Re: Wilkins on the meme:engram relation

From: John Wilkins (
Date: Thu Dec 13 2001 - 22:57:50 GMT

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    Subject: Re: Wilkins on the meme:engram relation
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    On Thursday, December 13, 2001, at 09:33 PM, Kenneth Van Oost wrote:

    > ----- Original Message -----
    > From: John Wilkins <>
    > To: <>
    >> The problem with "cultural evolution" is that the initial version, and
    >> the one known under that label by the social sciences, particularly
    >> anthropology, is the older positivistic Lamarckian view of evolution -
    >> staged development of civilisations, progressionism, and linear
    >> evolution. But if we can divest ourselves of the scala naturae version
    >> of evolution that preceded Darwin, then we can usefully apply the
    >> mindset of evolution to culture. This includes antiessentialism, hidden
    >> hand (but not necessarily beneficent equilibria) and contingency.
    > Hi John,
    > << I don 't want to nitpick but if we take into consideration that each
    > line
    > of thought, each single idea, every assumption,.... does have its own
    > place,
    > does have its own niche and follows that thru', through the eons of
    > time,
    > you have ' linear ' evolution on a massive scale.
    > Maybe we look upon the process of evolution as is it a synergy concept
    > where it is not !?
    > Maybe there are no lines which intersect, interconnect or interrelate.
    > Maybe it is all in the mind of the beholder!

    All reasonable questions, and asked in the context of biology. But the
    primitive entity in evolution is a lineage, not a line. Lineages can
    meander, split, join, go extinct, progress or regress on whatever
    measure you want to use. Lineages can bundle or separate. While it is
    true that the origin and destination of any single idea is separated by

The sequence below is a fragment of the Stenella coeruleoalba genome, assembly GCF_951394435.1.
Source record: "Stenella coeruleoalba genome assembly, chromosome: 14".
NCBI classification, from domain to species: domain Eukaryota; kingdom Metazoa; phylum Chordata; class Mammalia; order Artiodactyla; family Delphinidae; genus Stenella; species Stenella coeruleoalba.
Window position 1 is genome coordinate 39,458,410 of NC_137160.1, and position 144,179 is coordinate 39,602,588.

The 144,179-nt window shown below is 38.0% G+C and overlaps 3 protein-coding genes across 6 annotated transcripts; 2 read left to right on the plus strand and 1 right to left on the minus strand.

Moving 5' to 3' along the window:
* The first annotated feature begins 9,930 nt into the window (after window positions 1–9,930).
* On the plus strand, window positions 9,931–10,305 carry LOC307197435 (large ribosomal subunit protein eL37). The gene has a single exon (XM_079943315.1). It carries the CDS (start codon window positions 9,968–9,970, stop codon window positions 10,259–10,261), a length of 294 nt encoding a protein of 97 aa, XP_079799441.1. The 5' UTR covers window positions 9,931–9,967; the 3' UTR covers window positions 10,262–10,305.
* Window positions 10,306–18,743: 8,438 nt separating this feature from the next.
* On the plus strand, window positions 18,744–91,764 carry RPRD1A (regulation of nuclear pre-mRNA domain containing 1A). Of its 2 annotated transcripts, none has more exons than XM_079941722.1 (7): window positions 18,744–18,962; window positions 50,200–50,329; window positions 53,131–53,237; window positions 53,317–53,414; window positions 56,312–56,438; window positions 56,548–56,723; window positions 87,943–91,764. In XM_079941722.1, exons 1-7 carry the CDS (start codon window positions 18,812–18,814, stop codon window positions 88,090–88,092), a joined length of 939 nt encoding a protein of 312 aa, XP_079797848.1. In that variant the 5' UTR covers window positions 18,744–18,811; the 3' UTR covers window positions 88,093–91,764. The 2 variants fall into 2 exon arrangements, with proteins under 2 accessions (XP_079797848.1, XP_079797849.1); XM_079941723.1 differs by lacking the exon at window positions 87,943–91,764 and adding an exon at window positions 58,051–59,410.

a straight line, the historical pathway taken between them need not be
    anything like linear.

    The older version of evolution is the one that we call the "scala
    naturae", or the ladder of nature (also known as the great chain of
    being). This assumes, in neo-Platonic or gnostic fashion, that there is
    a scale from simple to complex or from imperfect to perfect. Proper
    evolutionary thought (which I am referring to as Darwinian here) breaks
    with that tradition. All progress is local to existing conditions, and
    what is a "good move" in one circumstance need not be in another.

    Things can get more complex or they can get more simple, or they can
    remain the same or they can remain the same but work in conjunction with
    other things (eg, lichens, which are mutual symbionts; or mitochondria,
    which become simpler once they are fully symbiosed). Evolution is *not*
    a climbing of the ladder to get better. There is no ladder, and we
    wander about buffeted by contingency and local pressures.

    Eschew Oldthink. ;-)

    John S Wilkins
    Head, Communication Services
    The Walter and Eliza Hall Institute of Medical Research
    Parkville, Victoria, Australia

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